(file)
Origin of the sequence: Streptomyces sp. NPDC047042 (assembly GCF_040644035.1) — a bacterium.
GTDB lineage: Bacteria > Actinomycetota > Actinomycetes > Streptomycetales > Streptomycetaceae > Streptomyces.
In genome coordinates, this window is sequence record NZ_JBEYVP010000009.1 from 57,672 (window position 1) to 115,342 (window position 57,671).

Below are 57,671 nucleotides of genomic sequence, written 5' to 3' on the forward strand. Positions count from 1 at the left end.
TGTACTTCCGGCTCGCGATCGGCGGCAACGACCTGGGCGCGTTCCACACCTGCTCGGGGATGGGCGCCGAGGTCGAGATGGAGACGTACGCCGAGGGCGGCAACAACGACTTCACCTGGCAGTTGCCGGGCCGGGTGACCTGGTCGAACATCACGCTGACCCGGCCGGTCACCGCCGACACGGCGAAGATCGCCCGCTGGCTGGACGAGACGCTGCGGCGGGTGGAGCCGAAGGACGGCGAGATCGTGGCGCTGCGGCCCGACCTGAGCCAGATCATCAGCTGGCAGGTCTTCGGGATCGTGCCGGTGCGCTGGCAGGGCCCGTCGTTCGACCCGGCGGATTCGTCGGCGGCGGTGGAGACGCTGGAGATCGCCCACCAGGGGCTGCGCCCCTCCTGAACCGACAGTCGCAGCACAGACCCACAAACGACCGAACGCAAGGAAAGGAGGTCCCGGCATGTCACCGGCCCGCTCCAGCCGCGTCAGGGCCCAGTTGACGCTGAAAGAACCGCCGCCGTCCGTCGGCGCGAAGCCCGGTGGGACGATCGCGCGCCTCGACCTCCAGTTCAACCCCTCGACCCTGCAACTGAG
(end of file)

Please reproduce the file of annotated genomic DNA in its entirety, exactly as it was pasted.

Origin of the sequence: Streptomyces sp. NPDC047042 (assembly GCF_040644035.1) — a bacterium.
GTDB lineage: Bacteria > Actinomycetota > Actinomycetes > Streptomycetales > Streptomycetaceae > Streptomyces.
In genome coordinates, this window is sequence record NZ_JBEYVP010000009.1 from 57,672 (window position 1) to 115,342 (window position 57,671).

Below are 57,671 nucleotides of genomic sequence, written 5' to 3' on the forward strand. Positions count from 1 at the left end.
TGTACTTCCGGCTCGCGATCGGCGGCAACGACCTGGGCGCGTTCCACACCTGCTCGGGGATGGGCGCCGAGGTCGAGATGGAGACGTACGCCGAGGGCGGCAACAACGACTTCACCTGGCAGTTGCCGGGCCGGGTGACCTGGTCGAACATCACGCTGACCCGGCCGGTCACCGCCGACACGGCGAAGATCGCCCGCTGGCTGGACGAGACGCTGCGGCGGGTGGAGCCGAAGGACGGCGAGATCGTGGCGCTGCGGCCCGACCTGAGCCAGATCATCAGCTGGCAGGTCTTCGGGATCGTGCCGGTGCGCTGGCAGGGCCCGTCGTTCGACCCGGCGGATTCGTCGGCGGCGGTGGAGACGCTGGAGATCGCCCACCAGGGGCTGCGCCCCTCCTGAACCGACAGTCGCAGCACAGACCCACAAACGACCGAACGCAAGGAAAGGAGGTCCCGGCATGTCACCGGCCCGCTCCAGCCGCGTCAGGGCCCAGTTGACGCTGAAAGAACCGCCGCCGTCCGTCGGCGCGAAGCCCGGTGGGACGATCGCGCGCCTCGACCTCCAGTTCAACCCCTCGACCCTGCAACTGAG